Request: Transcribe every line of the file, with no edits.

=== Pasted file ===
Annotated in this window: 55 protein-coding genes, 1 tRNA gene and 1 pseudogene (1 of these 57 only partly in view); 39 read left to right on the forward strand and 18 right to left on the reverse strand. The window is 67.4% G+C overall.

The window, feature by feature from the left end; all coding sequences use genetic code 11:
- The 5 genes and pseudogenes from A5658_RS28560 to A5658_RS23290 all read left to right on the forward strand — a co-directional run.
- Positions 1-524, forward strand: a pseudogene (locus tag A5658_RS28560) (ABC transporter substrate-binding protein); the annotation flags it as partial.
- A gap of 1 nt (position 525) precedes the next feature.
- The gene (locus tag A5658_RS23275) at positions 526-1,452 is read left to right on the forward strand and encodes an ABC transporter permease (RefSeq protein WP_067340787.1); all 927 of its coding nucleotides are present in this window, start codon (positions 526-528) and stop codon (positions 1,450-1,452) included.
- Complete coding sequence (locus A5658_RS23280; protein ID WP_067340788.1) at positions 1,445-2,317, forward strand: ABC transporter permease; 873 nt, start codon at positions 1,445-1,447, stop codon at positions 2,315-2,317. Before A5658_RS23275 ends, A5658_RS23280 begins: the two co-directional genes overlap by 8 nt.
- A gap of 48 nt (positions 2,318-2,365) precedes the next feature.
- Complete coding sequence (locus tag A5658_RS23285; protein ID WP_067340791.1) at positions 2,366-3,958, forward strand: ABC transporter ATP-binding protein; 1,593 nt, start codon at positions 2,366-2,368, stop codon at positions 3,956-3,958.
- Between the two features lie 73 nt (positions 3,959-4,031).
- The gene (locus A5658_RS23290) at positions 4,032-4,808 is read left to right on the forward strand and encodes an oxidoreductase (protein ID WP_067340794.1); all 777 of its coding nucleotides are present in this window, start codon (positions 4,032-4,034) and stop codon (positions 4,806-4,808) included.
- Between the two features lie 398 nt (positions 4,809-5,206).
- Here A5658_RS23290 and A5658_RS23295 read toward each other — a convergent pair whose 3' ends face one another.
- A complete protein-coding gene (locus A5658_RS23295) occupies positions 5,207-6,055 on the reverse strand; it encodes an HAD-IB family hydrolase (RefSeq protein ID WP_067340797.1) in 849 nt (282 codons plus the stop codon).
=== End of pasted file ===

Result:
Annotated in this window: 55 protein-coding genes, 1 tRNA gene and 1 pseudogene (1 of these 57 only partly in view); 39 read left to right on the forward strand and 18 right to left on the reverse strand. The window is 67.4% G+C overall.

The window, feature by feature from the left end; all coding sequences use genetic code 11:
- The 5 genes and pseudogenes from A5658_RS28560 to A5658_RS23290 all read left to right on the forward strand — a co-directional run.
- Positions 1-524, forward strand: a pseudogene (locus tag A5658_RS28560) (ABC transporter substrate-binding protein); the annotation flags it as partial.
- A gap of 1 nt (position 525) precedes the next feature.
- The gene (locus tag A5658_RS23275) at positions 526-1,452 is read left to right on the forward strand and encodes an ABC transporter permease (RefSeq protein WP_067340787.1); all 927 of its coding nucleotides are present in this window, start codon (positions 526-528) and stop codon (positions 1,450-1,452) included.
- Complete coding sequence (locus A5658_RS23280; protein ID WP_067340788.1) at positions 1,445-2,317, forward strand: ABC transporter permease; 873 nt, start codon at positions 1,445-1,447, stop codon at positions 2,315-2,317. Before A5658_RS23275 ends, A5658_RS23280 begins: the two co-directional genes overlap by 8 nt.
- A gap of 48 nt (positions 2,318-2,365) precedes the next feature.
- Complete coding sequence (locus tag A5658_RS23285; protein ID WP_067340791.1) at positions 2,366-3,958, forward strand: ABC transporter ATP-binding protein; 1,593 nt, start codon at positions 2,366-2,368, stop codon at positions 3,956-3,958.
- Between the two features lie 73 nt (positions 3,959-4,031).
- The gene (locus A5658_RS23290) at positions 4,032-4,808 is read left to right on the forward strand and encodes an oxidoreductase (protein ID WP_067340794.1); all 777 of its coding nucleotides are present in this window, start codon (positions 4,032-4,034) and stop codon (positions 4,806-4,808) included.
- Between the two features lie 398 nt (positions 4,809-5,206).
- Here A5658_RS23290 and A5658_RS23295 read toward each other — a convergent pair whose 3' ends face one another.
- A complete protein-coding gene (locus A5658_RS23295) occupies positions 5,207-6,055 on the reverse strand; it encodes an HAD-IB family hydrolase (RefSeq protein ID WP_067340797.1) in 849 nt (282 codons plus the stop codon).